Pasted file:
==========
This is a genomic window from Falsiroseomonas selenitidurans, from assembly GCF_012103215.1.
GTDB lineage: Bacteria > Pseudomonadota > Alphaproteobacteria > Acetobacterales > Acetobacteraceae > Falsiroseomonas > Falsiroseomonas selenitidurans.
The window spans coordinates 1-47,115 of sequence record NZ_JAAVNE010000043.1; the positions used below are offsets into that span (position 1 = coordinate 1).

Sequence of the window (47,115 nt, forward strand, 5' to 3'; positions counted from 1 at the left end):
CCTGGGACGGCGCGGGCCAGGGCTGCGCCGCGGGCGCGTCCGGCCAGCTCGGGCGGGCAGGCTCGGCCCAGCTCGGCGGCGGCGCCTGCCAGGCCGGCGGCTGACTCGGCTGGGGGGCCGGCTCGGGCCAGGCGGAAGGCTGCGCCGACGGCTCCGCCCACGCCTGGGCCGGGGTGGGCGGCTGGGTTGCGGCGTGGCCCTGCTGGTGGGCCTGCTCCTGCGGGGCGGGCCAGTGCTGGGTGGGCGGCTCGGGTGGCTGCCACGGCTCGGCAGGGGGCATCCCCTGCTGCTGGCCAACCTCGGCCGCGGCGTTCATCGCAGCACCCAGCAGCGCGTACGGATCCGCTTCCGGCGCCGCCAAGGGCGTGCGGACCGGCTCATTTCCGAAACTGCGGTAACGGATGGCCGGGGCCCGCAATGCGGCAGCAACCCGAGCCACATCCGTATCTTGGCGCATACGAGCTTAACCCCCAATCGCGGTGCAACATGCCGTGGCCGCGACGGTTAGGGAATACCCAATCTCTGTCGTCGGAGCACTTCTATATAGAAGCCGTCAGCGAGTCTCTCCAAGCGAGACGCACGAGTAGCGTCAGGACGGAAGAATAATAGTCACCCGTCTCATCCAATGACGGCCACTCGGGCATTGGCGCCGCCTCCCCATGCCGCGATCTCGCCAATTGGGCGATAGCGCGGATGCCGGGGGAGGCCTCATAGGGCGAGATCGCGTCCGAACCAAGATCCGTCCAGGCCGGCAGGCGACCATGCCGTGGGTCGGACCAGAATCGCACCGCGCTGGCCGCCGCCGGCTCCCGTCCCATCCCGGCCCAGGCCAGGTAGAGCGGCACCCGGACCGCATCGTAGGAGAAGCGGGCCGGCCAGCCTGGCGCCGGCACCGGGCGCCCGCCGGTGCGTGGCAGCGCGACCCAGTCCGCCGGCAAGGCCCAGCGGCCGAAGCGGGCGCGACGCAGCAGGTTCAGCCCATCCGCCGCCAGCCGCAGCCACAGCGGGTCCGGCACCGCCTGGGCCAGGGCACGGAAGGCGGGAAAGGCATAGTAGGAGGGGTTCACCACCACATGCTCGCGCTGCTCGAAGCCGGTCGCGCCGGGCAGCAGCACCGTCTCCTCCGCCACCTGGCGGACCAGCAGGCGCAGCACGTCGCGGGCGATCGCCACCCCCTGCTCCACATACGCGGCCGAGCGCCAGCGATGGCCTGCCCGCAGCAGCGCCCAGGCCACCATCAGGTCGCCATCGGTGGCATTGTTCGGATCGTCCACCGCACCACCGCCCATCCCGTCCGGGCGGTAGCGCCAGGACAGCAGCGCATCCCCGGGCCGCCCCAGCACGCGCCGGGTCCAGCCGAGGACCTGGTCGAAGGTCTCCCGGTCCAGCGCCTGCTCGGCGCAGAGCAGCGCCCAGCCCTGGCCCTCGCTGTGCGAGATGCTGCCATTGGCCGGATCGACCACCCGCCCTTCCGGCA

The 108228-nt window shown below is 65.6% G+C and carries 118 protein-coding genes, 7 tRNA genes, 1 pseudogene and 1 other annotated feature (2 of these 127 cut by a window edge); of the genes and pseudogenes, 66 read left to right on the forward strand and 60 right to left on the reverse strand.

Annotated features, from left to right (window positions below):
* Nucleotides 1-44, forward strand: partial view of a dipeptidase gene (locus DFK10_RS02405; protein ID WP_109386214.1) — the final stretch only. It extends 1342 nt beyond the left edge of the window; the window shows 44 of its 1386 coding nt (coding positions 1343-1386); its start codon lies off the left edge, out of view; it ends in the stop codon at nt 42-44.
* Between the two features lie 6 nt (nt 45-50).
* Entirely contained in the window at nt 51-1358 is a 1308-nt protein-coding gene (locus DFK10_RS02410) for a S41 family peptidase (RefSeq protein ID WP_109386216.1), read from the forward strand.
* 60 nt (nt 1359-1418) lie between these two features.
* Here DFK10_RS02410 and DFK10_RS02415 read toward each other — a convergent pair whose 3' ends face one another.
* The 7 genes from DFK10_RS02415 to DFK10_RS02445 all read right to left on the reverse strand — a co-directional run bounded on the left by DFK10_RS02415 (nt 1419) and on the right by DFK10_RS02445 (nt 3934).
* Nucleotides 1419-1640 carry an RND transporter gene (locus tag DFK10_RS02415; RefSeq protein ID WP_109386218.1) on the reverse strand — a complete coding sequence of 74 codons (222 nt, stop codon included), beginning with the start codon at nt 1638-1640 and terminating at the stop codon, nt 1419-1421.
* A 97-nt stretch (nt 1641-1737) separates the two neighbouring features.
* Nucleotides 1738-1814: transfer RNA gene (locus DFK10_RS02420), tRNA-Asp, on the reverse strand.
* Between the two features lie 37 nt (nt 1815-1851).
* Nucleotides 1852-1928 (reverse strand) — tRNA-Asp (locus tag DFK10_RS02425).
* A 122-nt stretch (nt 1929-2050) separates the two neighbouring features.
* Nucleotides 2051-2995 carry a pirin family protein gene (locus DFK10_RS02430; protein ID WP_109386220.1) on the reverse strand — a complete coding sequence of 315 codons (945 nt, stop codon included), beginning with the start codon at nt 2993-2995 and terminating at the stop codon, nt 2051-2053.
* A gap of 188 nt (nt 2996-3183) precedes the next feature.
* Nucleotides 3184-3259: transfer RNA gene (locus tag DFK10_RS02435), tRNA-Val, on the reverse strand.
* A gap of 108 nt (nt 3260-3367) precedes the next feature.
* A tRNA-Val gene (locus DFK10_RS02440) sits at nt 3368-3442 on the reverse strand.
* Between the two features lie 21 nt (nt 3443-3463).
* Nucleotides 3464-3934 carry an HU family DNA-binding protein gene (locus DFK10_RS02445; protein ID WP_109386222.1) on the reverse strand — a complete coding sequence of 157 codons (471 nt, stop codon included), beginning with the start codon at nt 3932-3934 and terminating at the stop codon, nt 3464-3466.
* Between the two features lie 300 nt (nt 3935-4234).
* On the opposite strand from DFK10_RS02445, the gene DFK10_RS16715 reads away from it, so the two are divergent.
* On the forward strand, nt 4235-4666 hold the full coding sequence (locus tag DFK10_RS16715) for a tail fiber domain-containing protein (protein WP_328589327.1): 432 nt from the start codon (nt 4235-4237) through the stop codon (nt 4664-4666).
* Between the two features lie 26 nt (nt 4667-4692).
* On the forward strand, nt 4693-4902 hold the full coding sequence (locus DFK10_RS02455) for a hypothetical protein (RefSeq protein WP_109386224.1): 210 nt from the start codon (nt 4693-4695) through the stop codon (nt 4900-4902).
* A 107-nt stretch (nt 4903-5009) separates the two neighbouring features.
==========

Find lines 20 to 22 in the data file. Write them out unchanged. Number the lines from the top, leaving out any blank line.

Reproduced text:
* Nucleotides 2051-2995 carry a pirin family protein gene (locus DFK10_RS02430; protein ID WP_109386220.1) on the reverse strand — a complete coding sequence of 315 codons (945 nt, stop codon included), beginning with the start codon at nt 2993-2995 and terminating at the stop codon, nt 2051-2053.
* A gap of 188 nt (nt 2996-3183) precedes the next feature.
* Nucleotides 3184-3259: transfer RNA gene (locus tag DFK10_RS02435), tRNA-Val, on the reverse strand.